Three experiments, and stuff happened in all three. Stuff! Pretty exciting, right? Unfortunately, there were equally plausible non-biological explanations for each of the results. The astrobiology community wasn’t convinced, and they still fight in brutal cage matches to this day. It was ambitious, but inconclusive. The worst kind of conclusive.
Researchers found more inconclusive evidence in 1994. Ugh, there’s that word again. They were studying a meteorite that fell in Antarctica, but came from Mars, based on gas samples taken from inside the rock.
They thought they found evidence of fossilized bacterial life inside the meteorite. But again, there were too many explanations for how the life could have gotten in there from here on Earth. Life found a way… to burrow into a rock from Mars.
NASA learned a powerful lesson from this experience. If they were going to prove life on Mars, they had to go about it carefully and conclusively, building up evidence that had no controversy.
The Spirit and Opportunity Rovers were an example of building up this case cautiously. They were sent to Mars in 2004 to find evidence of water. Not water today, but water in the ancient past. Old water Over the course of several years of exploration, both rovers turned up multiple lines of evidence there was water on the surface of Mars in the ancient past.
They found concretions, tiny pebbles containing iron-rich hematite that forms on Earth in water. They found the mineral gypsum; again, something that’s deposited by water on Earth.
NASA’s Curiosity Rover took this analysis to the next level, arriving in 2012 and searching for evidence that water was on Mars for vast periods of time; long enough for Martian life to evolve.
Once again, Curiosity found multiple lines of evidence that water acted on the surface of Mars. It found an ancient streambed near its landing site, and drilled into rock that showed the region was habitable for long periods of time.
In 2014, NASA turned the focus of its rovers from looking for evidence of water to searching for past evidence of life.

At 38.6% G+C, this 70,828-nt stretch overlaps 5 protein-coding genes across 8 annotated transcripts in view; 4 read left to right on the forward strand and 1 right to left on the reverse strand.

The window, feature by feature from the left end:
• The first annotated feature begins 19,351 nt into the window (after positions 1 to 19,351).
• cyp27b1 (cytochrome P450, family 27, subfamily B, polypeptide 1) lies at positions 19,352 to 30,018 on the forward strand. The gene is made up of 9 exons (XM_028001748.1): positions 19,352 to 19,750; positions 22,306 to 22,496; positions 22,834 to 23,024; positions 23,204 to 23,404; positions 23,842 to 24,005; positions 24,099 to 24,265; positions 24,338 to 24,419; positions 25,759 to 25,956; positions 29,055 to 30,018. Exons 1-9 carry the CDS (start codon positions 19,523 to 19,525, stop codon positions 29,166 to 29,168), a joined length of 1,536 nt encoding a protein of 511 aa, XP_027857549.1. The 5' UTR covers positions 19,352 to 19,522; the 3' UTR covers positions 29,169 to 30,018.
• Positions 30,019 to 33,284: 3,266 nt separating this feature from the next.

Curiosity found one of the most interesting targets: a strange strange rock formations while it was passing through an ancient riverbed on Mars. While it was examining the Gillespie Lake outcrop in Yellowknife Bay, it photographed sedimentary rock that looks very similar to deposits we see here on Earth. They’re caused by the fossilized mats of bacteria colonies that lived billions of years ago.
Not life today, but life when Mars was warmer and wetter. Still, fossilized life on Mars is better than no life at all. But there might still be life on Mars, right now, today. The best evidence is not on its surface, but in its atmosphere. Several spacecraft have detected trace amounts of methane in the Martian atmosphere.
Methane is a chemical that breaks down quickly in sunlight. If you farted on Mars, the methane from your farts would dissipate in a few hundred years. If spacecraft have detected this methane in the atmosphere, that means there’s some source replenishing those sneaky squeakers. It could be volcanic activity, but it might also be life. There could be microbes hanging on, in the last few places with liquid water, producing methane as a byproduct.
The European ExoMars orbiter just arrived at Mars, and its main job is sniff the Martian atmosphere and get to the bottom of this question.
Are there trace elements mixed in with the methane that means its volcanic in origin? Or did life create it? And if there’s life, where is it located? ExoMars should help us target a location for future study.
NASA is following up Curiosity with a twin rover designed to search for life. The Mars 2020 Rover will be a mobile astrobiology laboratory, capable of scooping up material from the surface of Mars and digesting it, scientifically speaking. It’ll search for the chemicals and structures produced by past life on Mars. It’ll also collect samples for a future sample return mission.
Even if we do discover if there’s life on Mars, it’s entirely possible that we and Martian life are actually related by a common ancestor, that split off billions of years ago. In fact, some astrobiologists think that Mars is a better place for life to have gotten started.